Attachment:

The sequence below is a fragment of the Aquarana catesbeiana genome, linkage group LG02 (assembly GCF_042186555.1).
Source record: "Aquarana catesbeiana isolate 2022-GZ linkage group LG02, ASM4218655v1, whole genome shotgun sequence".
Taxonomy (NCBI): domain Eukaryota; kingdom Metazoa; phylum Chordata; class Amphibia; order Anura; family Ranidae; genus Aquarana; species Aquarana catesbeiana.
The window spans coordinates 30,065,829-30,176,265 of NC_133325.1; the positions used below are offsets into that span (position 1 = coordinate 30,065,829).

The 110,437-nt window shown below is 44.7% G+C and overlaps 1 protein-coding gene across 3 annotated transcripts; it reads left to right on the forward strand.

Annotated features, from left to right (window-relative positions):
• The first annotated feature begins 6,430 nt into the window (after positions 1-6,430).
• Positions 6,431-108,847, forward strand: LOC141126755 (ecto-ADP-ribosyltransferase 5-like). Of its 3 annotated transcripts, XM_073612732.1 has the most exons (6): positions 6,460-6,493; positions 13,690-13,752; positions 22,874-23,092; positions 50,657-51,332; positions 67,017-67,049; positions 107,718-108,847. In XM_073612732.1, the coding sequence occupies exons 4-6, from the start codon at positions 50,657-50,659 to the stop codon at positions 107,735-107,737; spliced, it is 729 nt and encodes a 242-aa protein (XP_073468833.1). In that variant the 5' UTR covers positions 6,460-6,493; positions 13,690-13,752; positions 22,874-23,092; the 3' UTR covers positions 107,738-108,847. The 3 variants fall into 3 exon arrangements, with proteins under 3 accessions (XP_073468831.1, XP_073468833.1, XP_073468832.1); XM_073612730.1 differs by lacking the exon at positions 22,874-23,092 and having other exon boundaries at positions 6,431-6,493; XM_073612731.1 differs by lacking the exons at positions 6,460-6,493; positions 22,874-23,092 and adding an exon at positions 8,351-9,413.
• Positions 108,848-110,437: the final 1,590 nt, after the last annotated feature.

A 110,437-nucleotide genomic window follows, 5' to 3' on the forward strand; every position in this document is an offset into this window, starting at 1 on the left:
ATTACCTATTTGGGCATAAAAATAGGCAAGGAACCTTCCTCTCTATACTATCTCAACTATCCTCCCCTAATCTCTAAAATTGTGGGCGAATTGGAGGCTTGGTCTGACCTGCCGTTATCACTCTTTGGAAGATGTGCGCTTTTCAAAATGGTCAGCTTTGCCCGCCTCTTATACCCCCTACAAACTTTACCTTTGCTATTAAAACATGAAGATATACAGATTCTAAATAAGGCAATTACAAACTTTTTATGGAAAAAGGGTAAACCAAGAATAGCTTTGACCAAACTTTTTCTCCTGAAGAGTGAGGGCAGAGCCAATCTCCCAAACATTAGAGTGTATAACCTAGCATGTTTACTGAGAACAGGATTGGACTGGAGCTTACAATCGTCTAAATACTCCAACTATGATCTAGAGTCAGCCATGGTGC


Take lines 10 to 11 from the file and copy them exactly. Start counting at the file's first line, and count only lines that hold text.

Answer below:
A 110,437-nucleotide genomic window follows, 5' to 3' on the forward strand; every position in this document is an offset into this window, starting at 1 on the left:
ATTACCTATTTGGGCATAAAAATAGGCAAGGAACCTTCCTCTCTATACTATCTCAACTATCCTCCCCTAATCTCTAAAATTGTGGGCGAATTGGAGGCTTGGTCTGACCTGCCGTTATCACTCTTTGGAAGATGTGCGCTTTTCAAAATGGTCAGCTTTGCCCGCCTCTTATACCCCCTACAAACTTTACCTTTGCTATTAAAACATGAAGATATACAGATTCTAAATAAGGCAATTACAAACTTTTTATGGAAAAAGGGTAAACCAAGAATAGCTTTGACCAAACTTTTTCTCCTGAAGAGTGAGGGCAGAGCCAATCTCCCAAACATTAGAGTGTATAACCTAGCATGTTTACTGAGAACAGGATTGGACTGGAGCTTACAATCGTCTAAATACTCCAACTATGATCTAGAGTCAGCCATGGTGC